Intelligence chiefs urge easing of spy rules
WASHINGTON – U.S. authorities could not track al Qaeda effectively if required to obtain court warrants before eavesdropping on telephone conversations involving U.S. callers, top intelligence officials said on Wednesday.
Three administration officials, including CIA Director Michael Hayden, appeared before the Senate Judiciary Committee to press lawmakers to ease warrant requirements for the surveillance of al Qaeda suspects.
“Why should our laws make it more difficult to target al Qaeda communications that are most important to us — those entering or leaving this country,” Hayden said.
The four-star Air Force general set up President George W. Bush’s warrantless surveillance program in the aftermath of the September 11 attacks while he was director of the National Security Agency.
The program allows the government to eavesdrop on the international phone calls and e-mails of U.S. citizens without obtaining a warrant, if in pursuit of al Qaeda.
Hayden said most of the phone calls involve al Qaeda suspects overseas calling people inside the United States.
Democrats and some Republicans say the program could overstep Bush’s authority as commander in chief and appears to violate the 1978 Foreign Intelligence Surveillance Act, or FISA. FISA requires warrants for individual eavesdropping suspects inside the United States.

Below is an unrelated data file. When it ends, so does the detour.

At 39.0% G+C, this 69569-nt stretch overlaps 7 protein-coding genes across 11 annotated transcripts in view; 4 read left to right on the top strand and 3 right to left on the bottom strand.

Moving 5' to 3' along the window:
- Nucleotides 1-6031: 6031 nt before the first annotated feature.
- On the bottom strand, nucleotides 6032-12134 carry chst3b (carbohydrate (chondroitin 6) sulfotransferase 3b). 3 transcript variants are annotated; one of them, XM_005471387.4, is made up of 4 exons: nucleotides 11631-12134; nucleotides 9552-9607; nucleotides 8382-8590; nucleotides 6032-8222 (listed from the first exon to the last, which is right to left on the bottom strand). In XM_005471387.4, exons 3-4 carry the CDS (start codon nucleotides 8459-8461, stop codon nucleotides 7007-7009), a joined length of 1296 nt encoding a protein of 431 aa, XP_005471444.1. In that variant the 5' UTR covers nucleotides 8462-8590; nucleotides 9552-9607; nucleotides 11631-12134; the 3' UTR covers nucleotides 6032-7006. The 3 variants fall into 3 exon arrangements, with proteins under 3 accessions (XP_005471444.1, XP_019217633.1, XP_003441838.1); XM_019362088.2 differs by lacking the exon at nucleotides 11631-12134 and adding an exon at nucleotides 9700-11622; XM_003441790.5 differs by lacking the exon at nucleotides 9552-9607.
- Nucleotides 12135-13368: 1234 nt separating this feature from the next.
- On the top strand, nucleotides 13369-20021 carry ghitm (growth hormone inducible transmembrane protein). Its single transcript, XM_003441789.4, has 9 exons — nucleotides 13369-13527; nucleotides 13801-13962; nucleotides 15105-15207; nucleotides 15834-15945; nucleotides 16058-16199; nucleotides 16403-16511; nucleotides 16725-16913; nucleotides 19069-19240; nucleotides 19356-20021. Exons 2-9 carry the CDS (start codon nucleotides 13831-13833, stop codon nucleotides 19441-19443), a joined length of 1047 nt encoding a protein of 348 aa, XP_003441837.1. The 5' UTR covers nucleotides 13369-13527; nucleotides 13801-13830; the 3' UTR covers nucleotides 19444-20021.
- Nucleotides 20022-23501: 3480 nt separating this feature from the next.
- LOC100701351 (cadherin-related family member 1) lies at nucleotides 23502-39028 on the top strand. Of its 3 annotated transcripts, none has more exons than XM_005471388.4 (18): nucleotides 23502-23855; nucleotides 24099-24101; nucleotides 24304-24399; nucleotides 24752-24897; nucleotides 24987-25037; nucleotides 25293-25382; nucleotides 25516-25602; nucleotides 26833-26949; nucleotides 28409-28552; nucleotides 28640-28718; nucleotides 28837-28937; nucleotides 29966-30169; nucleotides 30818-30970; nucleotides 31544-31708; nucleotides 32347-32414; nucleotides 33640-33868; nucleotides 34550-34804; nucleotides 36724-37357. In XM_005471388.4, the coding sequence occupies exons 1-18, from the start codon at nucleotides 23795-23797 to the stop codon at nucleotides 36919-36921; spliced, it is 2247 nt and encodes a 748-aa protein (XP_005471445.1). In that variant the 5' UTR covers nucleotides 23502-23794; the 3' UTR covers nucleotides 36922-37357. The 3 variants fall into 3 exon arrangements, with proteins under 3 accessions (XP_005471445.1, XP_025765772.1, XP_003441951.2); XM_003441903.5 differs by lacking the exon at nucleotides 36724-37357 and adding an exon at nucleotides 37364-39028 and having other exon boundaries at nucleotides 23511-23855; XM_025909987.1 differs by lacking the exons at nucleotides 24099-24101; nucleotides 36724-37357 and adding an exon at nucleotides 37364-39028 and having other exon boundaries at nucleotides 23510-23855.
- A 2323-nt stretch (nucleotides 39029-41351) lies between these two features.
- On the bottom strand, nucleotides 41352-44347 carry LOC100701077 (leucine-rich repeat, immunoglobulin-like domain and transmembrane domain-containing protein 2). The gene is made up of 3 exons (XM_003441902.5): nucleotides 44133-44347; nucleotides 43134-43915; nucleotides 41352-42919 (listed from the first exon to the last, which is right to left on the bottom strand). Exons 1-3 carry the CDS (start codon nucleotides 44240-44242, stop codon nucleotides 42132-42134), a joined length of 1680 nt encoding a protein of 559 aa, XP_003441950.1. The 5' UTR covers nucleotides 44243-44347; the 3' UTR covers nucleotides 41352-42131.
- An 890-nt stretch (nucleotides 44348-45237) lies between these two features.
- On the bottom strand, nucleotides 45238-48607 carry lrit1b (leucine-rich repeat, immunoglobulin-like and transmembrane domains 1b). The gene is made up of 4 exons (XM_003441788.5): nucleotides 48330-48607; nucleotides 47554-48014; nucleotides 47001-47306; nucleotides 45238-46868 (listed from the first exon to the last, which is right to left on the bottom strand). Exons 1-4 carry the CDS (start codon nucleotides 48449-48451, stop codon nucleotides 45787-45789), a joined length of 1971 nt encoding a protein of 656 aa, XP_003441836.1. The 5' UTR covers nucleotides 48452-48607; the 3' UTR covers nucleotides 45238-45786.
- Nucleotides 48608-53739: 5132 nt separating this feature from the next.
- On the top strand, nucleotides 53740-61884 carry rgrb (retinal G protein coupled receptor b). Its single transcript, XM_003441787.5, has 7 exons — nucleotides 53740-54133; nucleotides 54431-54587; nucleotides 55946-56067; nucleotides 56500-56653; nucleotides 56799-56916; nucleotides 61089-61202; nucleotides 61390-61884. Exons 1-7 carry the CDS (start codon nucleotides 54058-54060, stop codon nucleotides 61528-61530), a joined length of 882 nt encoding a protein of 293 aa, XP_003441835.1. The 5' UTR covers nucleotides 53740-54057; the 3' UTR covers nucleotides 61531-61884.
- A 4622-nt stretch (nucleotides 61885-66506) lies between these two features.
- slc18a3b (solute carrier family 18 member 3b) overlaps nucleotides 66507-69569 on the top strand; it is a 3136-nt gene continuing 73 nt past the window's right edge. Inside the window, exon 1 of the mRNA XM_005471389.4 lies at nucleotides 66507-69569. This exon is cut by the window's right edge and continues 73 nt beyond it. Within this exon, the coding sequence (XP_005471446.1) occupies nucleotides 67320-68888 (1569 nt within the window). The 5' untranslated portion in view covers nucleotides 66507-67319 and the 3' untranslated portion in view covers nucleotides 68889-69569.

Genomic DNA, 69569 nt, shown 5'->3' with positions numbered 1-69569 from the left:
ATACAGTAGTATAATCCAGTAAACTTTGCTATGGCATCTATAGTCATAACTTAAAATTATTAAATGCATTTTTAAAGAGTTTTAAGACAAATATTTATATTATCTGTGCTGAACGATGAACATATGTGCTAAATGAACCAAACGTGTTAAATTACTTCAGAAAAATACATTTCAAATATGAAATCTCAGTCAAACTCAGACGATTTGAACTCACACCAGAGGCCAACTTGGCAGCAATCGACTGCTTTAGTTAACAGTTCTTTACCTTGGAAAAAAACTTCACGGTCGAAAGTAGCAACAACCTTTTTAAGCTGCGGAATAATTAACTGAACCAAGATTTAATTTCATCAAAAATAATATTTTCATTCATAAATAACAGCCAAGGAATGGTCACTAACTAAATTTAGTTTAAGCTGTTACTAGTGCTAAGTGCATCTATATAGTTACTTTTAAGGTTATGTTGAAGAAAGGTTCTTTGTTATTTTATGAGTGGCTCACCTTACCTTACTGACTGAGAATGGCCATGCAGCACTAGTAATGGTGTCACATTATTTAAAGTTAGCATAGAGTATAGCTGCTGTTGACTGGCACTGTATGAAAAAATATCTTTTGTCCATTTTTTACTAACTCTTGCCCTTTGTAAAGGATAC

CIVIL LIBERTIES QUESTION
But the administration officials called FISA impractical and ineffective for tracking al Qaeda, saying the law would require separate warrants for each U.S.-bound phone call placed by an overseas suspect.
“It would cause a tremendous burden,” said NSA Director Army Lt. Gen. Keith Alexander.
“You’d be so far behind the target if you were in hot pursuit, with the number of applications that you’d have to make and the time to make those, that you’d never catch up.”
Hayden backed compromise legislation between the White House and Senate Judiciary Chairman Arlen Specter of Pennsylvania that would allow a secret FISA court to review the NSA program to determine its legality.
“The chairman’s bill will allow NSA to use all the tools that it has,” the CIA director said.
But critics including Sen. Diane Feinstein, a California Democrat, say the compromise bill could endanger civil liberties because it allows the FISA court to approve entire surveillance programs rather than separate warrants.
“It opens a Pandora’s box of all kinds of games that can be played,” said Feinstein, who has been briefed on the NSA program as a member of the Senate Intelligence Committee.
Stephen Bradley, acting assistant attorney general, stressed that the program was tightly focused on militant activities.
Last week, Attorney General Alberto Gonzales told Specter’s committee that Bush blocked a Justice Department investigation of the NSA program.
Gonzales said the president refused to give the Justice Department’s Office of Professional Responsibility access to the classified program. The office announced in May it was unable to conduct an investigation into the role department lawyers had in developing the eavesdropping program.